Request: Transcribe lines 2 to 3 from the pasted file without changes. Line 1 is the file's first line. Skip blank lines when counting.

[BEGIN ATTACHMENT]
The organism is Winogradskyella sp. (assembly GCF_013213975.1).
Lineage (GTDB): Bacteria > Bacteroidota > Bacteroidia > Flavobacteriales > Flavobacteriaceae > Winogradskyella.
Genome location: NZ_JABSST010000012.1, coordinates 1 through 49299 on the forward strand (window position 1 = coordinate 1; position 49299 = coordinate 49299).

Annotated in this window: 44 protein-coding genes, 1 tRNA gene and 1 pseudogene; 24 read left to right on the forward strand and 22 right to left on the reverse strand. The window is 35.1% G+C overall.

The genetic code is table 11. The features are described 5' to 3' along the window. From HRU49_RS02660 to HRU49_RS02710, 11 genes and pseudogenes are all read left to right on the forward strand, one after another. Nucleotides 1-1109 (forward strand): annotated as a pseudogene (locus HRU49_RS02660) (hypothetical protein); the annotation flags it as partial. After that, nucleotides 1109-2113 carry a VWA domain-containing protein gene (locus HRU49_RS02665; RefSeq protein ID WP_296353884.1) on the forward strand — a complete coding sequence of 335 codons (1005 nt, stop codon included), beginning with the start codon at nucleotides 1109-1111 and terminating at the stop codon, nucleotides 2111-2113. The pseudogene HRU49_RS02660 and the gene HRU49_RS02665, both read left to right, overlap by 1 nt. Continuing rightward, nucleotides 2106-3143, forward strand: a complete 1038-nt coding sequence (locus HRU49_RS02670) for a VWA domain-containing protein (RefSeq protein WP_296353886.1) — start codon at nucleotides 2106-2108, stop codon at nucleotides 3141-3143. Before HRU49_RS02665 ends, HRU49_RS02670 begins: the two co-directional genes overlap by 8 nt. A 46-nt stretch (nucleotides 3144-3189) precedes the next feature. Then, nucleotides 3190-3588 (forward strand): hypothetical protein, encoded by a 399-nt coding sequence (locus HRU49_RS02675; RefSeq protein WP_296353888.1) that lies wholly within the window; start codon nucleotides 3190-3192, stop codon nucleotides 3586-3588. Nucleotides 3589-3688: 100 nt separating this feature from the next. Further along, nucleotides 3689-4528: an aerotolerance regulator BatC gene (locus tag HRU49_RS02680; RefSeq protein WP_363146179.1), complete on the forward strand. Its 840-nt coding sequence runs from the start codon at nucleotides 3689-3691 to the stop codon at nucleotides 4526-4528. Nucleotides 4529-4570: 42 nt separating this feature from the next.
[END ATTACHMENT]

Lineage (GTDB): Bacteria > Bacteroidota > Bacteroidia > Flavobacteriales > Flavobacteriaceae > Winogradskyella.
Genome location: NZ_JABSST010000012.1, coordinates 1 through 49299 on the forward strand (window position 1 = coordinate 1; position 49299 = coordinate 49299).